In many EU countries, employers are required to prove that they were unable to hire a local or EU citizen in order to hire a foreigner. Moreover, most European employers won’t be interested in hiring non-EU citizens who have little or no work experience in Europe.
Before applying for a job, you can get your foot in the door by pursuing a volunteering opportunity, study program, internship, as well as a language course. Learning the language of your desired destination will get you far.
If you really want to ensure your success, apply for an internship at an EU agency or consultancy. Spending a couple of months familiarising yourself with one of the EU institutions will help you land a job in Europe.
The good news is that some internship programs like that accept non-EU citizens. Even if you can’t take part in such an internship, you’d want to do what you can to gain sectoral knowledge of a European institution, department, or policy area. For instance, if you have a diploma in environmental studies, understand relevant EU policies and speak the local language, you have a great unique selling point.
In Europe, just like anywhere else, a good CV is a must, so you should make an effort to compose a good CV; but, you must do it the European way. You’ll need a Europass CV which is the standard EU CV format and is suitable for both academic and vocational graduates.
Make sure to translate your qualifications and your CV into the host country’s language. The Europass CV is the best way to communicate your skills and aptitude to EU employers.
When you go to a job interview in Europe as an expat, you need to bring a lot of documents with you. Typically, you need:
- Valid ID
- A copy of your birth certificate
- A couple of passport photos
- University degree or other qualification
- A certified translation of your diploma
- Several copies of your CV
You will also need to illustrate how your attributes and skills fit the job description. Make sure to learn what you can about the company. Be ready to ask questions about specific aspects of the job as well as the company itself.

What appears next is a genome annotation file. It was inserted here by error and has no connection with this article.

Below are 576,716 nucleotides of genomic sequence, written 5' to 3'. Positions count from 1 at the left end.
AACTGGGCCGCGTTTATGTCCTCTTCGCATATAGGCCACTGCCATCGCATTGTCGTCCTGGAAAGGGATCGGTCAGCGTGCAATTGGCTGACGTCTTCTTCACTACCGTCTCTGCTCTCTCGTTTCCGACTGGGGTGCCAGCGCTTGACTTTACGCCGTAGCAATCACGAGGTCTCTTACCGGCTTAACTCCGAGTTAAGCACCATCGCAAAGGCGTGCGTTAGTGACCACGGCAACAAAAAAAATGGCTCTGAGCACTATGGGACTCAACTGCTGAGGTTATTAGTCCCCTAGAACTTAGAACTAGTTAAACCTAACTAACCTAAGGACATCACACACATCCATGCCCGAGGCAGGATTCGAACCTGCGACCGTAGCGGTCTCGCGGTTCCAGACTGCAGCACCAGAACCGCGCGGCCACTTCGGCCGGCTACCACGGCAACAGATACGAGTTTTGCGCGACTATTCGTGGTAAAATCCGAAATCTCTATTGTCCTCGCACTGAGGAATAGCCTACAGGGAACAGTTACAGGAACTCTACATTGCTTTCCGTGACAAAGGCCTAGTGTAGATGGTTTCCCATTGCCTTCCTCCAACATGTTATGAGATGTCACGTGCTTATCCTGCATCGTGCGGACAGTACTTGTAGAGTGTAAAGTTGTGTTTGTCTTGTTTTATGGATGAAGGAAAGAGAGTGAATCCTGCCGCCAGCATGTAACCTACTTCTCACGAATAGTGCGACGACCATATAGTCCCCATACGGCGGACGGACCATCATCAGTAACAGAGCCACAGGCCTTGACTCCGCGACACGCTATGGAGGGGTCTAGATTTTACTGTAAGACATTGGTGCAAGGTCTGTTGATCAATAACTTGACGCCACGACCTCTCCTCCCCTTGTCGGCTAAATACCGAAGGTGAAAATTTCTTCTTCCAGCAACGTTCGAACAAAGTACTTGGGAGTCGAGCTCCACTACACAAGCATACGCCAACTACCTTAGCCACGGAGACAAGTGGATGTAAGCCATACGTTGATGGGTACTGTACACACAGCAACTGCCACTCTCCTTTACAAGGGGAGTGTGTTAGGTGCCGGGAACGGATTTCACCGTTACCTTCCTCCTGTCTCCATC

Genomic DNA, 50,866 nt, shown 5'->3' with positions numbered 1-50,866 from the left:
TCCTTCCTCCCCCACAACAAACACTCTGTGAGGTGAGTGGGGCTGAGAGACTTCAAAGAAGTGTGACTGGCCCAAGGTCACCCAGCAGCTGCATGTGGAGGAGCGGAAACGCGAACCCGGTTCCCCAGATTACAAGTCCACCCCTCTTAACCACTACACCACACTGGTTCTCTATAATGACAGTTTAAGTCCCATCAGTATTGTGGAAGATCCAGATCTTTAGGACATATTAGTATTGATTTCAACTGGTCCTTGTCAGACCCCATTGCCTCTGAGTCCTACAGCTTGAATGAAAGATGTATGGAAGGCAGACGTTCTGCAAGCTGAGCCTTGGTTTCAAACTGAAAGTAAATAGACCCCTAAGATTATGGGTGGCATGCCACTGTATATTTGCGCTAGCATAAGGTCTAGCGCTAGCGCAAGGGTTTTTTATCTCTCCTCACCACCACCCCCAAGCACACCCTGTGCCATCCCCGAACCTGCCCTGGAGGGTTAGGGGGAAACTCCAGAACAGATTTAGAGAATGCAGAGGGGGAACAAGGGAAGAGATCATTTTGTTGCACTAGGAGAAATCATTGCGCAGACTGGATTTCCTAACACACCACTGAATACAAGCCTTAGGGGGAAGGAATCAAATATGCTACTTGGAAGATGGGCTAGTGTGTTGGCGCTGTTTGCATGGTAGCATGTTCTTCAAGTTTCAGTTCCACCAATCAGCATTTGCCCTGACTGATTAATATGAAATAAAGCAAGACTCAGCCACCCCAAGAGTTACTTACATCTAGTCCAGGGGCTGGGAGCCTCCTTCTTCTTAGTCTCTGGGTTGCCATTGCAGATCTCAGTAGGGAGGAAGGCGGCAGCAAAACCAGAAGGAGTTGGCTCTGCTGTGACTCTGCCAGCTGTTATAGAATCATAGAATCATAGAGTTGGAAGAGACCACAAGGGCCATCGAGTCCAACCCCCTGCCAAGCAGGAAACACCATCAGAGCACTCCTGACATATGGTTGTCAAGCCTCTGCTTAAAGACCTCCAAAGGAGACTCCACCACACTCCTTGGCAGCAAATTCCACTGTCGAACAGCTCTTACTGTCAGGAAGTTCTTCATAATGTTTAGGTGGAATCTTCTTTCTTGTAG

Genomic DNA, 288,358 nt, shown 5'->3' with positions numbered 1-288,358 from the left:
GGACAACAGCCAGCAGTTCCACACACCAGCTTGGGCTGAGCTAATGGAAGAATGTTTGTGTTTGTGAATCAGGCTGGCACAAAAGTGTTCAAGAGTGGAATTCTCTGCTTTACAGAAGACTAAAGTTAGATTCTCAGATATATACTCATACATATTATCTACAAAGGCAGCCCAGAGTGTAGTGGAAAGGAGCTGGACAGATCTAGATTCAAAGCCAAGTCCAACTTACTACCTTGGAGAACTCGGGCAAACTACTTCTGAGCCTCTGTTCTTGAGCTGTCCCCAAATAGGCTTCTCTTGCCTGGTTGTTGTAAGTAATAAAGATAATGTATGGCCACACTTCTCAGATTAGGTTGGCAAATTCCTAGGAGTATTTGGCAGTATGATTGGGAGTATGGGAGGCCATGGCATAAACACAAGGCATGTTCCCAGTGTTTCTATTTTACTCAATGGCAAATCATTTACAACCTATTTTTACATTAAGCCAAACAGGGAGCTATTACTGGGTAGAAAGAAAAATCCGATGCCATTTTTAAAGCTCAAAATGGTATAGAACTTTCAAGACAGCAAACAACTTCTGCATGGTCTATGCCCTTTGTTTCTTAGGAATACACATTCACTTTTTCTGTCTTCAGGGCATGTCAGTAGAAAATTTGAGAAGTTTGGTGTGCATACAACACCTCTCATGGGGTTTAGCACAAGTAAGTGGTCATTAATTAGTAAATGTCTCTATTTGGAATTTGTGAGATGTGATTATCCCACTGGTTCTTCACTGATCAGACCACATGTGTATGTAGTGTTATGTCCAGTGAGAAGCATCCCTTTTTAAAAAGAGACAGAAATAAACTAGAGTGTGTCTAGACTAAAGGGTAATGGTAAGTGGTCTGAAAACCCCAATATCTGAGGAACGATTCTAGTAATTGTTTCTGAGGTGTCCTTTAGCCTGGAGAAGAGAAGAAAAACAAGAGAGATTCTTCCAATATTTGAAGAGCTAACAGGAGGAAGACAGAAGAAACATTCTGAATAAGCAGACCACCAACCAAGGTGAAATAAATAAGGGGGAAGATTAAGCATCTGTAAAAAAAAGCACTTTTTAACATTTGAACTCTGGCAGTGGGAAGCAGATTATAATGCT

Be prepared to speak the language of your host country at the interview. Even if the interview takes place in English, your employer will likely ask you to prove your command of the native language of the country. If you have poor command of the language, don’t give up. Use your own vocabulary, even if it is limited, and demonstrate that you are willing to make improvements.
In Europe, interviewers like to see how candidates act in real life situations so your interviewer may come up with some real-life scenarios. Answer them with the STAR technique.
Don’t prepare just one example of how you would deal with a real-life situation. Prepare several potential solutions to a problem you expect they will present to you. If you don’t know how to answer a question, explain how you would try to find the solution or the answer.
European Business Etiquette
Congratulations, you’ve landed your first job in Europe! But your journey is not over. To make sure you get on well with your coworkers, you must master the European business etiquette.
It will take you some time, and sometimes there are some differences between European countries when it comes to business etiquette. So, for starters, stick to the basics:
- Greetings: In Europe, handshakes are the standard. When shaking hands with someone, maintain eye contact. Gentler handshakes are used with women, and firm handshakes are customary between men. Avoid addressing people by their first name (unless invited to) and use titles.
- Punctuality: People are more punctual in some parts of Europe than in others. Nevertheless, even if your host is not punctual, you should be. For instance, business meetings in Italy often start late, but you are still expected to arrive on time. They’ll give you a grace period of a couple of minutes in France, but you’ll leave a good first impression if you arrive on time. In Germany or the UK, it’s best to arrive a few minutes early to a meeting.
- Dining and entertainment: Business breakfasts are not common in Europe. But, being invited to dinner or lunch is common. In most European countries, talking business during lunch is the norm. However, if you are in Greece, Italy, or Czechia, don’t talk business unless your host initiates such a conversation. Most Europeans consider a dinner invitation to be a sign of esteem, so refusing a dinner invitation may be considered impolite. During dinner, Europeans usually avoid business talk.
Now that you’ve got more insight into what it takes to get a working visa in Europe, you should be confident enough to take the steps to understand what you’ll need specifically for each countries visa requirements.